Leveraging adaptive hepatic glucose fasting responses against cardiometabolic disease

Brian DeBosch, M.D., Ph.D.

Project Summary and Progress Report: 

One in every four deaths in the United States is due to cardiovascular disease. The long-term goal of our laboratory is to define new therapies against cardiac disease and its underlying causes, such as diabetes, obesity, and non-alcoholic fatty liver disease. We intend to achieve this by studying the detailed pathways that hurt or protect the heart, then design drugs that modulate these pathways to extend healthspan and lifespan. Recent data indicate that intermittent fasting and caloric restriction can prevent the abnormal heart remodeling and dysfunction that occurs after cardiac insults, such as ischemia (e.g., heart attack) or pressure overload (high blood pressure). Because sustaining a calorie-restricted or intermittent fasting diet is often difficult in real-world clinical settings, we seek to identify drugs that mimic the body’s fasting responses. We discovered a naturally-occurring sugar, trehalose, which prevents other sugars from accessing the liver, ultimately mimicking the liver’s natural glucose fasting-response. Astonishingly, we found that treating mice with trehalose prevented them from developing heart failure in response to pressure overload, just as if they had been subjected to fasting. Based on these observations, the objective for this proposal is to answer two critical questions: 1) How does the liver communicate the glucose fasting response to the heart to protect it from heart failure during pressure overload? 2) Are there other heart disease contexts in which the liver’s fasting response can protect from heart failure and abnormal heart growth, such as ischemic (heart attack) or chronic stress-hormone exposure?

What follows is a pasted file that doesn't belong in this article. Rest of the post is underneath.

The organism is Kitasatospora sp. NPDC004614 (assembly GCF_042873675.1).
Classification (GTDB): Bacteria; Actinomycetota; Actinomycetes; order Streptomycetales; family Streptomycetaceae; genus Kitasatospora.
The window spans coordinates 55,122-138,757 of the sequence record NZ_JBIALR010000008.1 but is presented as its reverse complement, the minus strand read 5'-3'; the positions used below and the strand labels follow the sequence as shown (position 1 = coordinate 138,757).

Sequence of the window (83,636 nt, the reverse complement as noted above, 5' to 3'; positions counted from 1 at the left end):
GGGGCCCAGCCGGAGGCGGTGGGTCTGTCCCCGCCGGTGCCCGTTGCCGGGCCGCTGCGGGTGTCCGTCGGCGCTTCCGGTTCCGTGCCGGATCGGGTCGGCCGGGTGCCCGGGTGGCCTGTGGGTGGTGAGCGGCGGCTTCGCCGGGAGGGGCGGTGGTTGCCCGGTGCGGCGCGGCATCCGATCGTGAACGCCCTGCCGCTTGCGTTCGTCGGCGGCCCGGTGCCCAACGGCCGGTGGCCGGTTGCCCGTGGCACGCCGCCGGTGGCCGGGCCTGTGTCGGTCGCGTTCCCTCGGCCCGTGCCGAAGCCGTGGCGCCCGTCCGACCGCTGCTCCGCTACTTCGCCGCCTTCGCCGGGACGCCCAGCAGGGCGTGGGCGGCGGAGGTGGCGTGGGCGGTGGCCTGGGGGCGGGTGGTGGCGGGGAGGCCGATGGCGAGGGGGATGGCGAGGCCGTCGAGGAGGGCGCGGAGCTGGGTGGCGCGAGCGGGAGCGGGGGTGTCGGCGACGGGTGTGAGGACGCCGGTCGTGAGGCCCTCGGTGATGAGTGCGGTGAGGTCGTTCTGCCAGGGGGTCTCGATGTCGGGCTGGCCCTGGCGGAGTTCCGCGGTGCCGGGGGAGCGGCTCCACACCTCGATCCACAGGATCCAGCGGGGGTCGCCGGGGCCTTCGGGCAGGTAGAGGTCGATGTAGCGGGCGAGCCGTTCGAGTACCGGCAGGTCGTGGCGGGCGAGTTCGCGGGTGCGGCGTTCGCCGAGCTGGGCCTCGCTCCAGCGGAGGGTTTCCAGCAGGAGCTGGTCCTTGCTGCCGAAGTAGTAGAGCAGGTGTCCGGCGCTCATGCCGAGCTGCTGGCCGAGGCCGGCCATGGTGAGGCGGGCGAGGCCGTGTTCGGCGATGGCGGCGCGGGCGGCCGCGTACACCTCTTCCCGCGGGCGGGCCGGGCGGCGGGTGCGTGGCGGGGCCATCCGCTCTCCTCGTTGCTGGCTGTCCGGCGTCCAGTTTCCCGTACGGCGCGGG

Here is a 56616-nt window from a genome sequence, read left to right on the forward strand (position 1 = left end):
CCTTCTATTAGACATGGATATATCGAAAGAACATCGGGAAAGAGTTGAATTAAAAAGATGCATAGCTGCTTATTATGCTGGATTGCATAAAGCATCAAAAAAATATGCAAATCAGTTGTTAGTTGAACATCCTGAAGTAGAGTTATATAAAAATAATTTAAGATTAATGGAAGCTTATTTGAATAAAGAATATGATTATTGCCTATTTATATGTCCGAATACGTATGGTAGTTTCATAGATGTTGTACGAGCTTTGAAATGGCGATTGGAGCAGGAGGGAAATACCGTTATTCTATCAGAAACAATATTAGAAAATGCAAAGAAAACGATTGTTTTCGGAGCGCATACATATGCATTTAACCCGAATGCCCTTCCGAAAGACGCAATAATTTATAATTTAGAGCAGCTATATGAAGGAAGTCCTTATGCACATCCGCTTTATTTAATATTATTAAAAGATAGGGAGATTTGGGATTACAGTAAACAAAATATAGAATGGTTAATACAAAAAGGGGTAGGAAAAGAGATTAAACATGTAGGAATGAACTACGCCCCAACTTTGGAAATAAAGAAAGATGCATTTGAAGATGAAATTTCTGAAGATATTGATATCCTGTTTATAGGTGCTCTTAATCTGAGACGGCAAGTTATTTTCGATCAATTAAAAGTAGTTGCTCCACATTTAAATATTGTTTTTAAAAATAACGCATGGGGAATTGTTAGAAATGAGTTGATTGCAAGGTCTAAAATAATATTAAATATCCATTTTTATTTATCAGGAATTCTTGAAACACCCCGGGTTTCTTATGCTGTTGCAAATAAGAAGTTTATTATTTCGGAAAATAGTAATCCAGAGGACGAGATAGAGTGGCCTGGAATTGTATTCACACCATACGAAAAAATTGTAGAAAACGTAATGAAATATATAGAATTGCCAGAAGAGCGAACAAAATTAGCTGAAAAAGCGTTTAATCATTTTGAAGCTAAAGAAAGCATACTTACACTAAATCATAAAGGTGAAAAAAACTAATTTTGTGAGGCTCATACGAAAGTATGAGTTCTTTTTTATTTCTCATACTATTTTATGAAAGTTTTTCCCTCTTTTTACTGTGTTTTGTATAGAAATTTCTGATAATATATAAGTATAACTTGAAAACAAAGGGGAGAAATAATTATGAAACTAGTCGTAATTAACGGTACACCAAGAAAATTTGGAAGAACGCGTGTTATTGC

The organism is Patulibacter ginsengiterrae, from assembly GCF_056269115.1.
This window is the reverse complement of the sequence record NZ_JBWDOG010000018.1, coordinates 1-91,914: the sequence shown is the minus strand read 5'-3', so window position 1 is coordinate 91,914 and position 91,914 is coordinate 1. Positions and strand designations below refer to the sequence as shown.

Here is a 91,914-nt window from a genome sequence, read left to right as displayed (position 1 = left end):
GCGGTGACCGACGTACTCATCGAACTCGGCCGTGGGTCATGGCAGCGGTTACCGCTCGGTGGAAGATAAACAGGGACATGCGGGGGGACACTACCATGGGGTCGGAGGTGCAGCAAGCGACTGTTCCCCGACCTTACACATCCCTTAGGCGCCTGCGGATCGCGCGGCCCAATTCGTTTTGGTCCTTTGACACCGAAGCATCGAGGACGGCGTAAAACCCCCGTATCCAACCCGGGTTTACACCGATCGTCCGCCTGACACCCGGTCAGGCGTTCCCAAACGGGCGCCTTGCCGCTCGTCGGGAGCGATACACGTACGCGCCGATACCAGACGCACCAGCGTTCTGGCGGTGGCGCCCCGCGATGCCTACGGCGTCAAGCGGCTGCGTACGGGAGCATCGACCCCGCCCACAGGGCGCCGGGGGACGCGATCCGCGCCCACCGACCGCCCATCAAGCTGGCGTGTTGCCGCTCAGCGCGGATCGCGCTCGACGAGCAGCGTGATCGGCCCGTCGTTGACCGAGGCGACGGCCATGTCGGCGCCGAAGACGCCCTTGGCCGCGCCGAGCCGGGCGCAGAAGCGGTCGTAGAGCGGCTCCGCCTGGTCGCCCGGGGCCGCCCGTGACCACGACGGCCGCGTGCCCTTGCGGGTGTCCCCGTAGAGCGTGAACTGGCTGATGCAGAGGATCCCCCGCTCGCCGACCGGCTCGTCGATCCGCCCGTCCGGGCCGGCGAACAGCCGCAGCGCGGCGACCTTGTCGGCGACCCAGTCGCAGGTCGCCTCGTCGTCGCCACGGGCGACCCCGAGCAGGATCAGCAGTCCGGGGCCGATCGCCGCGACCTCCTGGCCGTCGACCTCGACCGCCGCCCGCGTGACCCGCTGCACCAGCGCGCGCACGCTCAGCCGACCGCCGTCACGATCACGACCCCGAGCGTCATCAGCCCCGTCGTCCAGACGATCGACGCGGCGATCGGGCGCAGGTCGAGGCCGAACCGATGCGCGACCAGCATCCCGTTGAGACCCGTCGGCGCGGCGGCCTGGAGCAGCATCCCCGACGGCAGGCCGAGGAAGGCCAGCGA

We completed the experiments outlined in the original Aim 1. We found that hepatocyte TFEB (Aim 1) is necessary and sufficient for the cardioprotective effects of trehalose. To our surprise, however, hepatocyte FGF21 is dispensable for trehalose to protect against cardiac hypertrophy and LVD. (Data from Aim 1 are submitted and are in external peer review at J Clin Invest.) We addressed feasibility for the originally proposed Aim 2, “Define pathological contexts in which trehalose prevents LVH and LVD.” We showed that the hepatic fasting response attenuates pathological remodeling and LVD in an ischemic heart failure model. Specifically, we optimized and validated use of the experimental heart failure (HF) model, which entails transverse aortic constriction and a small LV apical infarction (28). In Year 2, we now will interrogate trehalose efficacy to attenuate LVH and LVD in the setting of humoral (chronic Angiotensin II [AngII] infusion-based model) and acute myocardial infarction models of disease to complete Aim 2.